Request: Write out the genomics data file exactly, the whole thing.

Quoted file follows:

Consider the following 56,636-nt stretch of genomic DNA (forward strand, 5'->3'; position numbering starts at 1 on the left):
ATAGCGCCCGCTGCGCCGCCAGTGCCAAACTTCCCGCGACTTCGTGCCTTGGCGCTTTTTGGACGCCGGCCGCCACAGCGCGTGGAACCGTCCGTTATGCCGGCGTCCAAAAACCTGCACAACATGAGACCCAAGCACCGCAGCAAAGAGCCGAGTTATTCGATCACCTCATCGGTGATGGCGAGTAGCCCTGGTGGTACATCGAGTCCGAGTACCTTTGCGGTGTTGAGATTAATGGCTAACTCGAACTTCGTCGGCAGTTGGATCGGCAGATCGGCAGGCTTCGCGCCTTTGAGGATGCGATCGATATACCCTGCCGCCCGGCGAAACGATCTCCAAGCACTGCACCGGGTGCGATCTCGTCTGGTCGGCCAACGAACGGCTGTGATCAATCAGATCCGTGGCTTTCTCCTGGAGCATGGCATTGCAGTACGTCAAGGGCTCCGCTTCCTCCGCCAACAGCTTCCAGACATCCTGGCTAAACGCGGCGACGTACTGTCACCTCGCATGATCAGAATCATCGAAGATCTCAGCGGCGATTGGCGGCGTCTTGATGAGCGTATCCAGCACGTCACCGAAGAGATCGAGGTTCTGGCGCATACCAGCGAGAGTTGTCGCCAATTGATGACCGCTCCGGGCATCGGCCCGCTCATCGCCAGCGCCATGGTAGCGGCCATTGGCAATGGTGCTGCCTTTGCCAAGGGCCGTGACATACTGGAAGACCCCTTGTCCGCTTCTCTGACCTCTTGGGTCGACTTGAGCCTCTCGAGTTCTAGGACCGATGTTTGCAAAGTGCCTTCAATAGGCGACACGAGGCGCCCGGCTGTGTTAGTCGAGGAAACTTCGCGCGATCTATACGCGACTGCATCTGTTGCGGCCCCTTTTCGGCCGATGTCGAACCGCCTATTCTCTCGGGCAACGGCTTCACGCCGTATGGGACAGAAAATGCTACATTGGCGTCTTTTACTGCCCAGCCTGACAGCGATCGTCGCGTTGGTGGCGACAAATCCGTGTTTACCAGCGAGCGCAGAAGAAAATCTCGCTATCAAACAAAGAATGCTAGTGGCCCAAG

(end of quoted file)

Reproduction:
Consider the following 56,636-nt stretch of genomic DNA (forward strand, 5'->3'; position numbering starts at 1 on the left):
ATAGCGCCCGCTGCGCCGCCAGTGCCAAACTTCCCGCGACTTCGTGCCTTGGCGCTTTTTGGACGCCGGCCGCCACAGCGCGTGGAACCGTCCGTTATGCCGGCGTCCAAAAACCTGCACAACATGAGACCCAAGCACCGCAGCAAAGAGCCGAGTTATTCGATCACCTCATCGGTGATGGCGAGTAGCCCTGGTGGTACATCGAGTCCGAGTACCTTTGCGGTGTTGAGATTAATGGCTAACTCGAACTTCGTCGGCAGTTGGATCGGCAGATCGGCAGGCTTCGCGCCTTTGAGGATGCGATCGATATACCCTGCCGCCCGGCGAAACGATCTCCAAGCACTGCACCGGGTGCGATCTCGTCTGGTCGGCCAACGAACGGCTGTGATCAATCAGATCCGTGGCTTTCTCCTGGAGCATGGCATTGCAGTACGTCAAGGGCTCCGCTTCCTCCGCCAACAGCTTCCAGACATCCTGGCTAAACGCGGCGACGTACTGTCACCTCGCATGATCAGAATCATCGAAGATCTCAGCGGCGATTGGCGGCGTCTTGATGAGCGTATCCAGCACGTCACCGAAGAGATCGAGGTTCTGGCGCATACCAGCGAGAGTTGTCGCCAATTGATGACCGCTCCGGGCATCGGCCCGCTCATCGCCAGCGCCATGGTAGCGGCCATTGGCAATGGTGCTGCCTTTGCCAAGGGCCGTGACATACTGGAAGACCCCTTGTCCGCTTCTCTGACCTCTTGGGTCGACTTGAGCCTCTCGAGTTCTAGGACCGATGTTTGCAAAGTGCCTTCAATAGGCGACACGAGGCGCCCGGCTGTGTTAGTCGAGGAAACTTCGCGCGATCTATACGCGACTGCATCTGTTGCGGCCCCTTTTCGGCCGATGTCGAACCGCCTATTCTCTCGGGCAACGGCTTCACGCCGTATGGGACAGAAAATGCTACATTGGCGTCTTTTACTGCCCAGCCTGACAGCGATCGTCGCGTTGGTGGCGACAAATCCGTGTTTACCAGCGAGCGCAGAAGAAAATCTCGCTATCAAACAAAGAATGCTAGTGGCCCAAG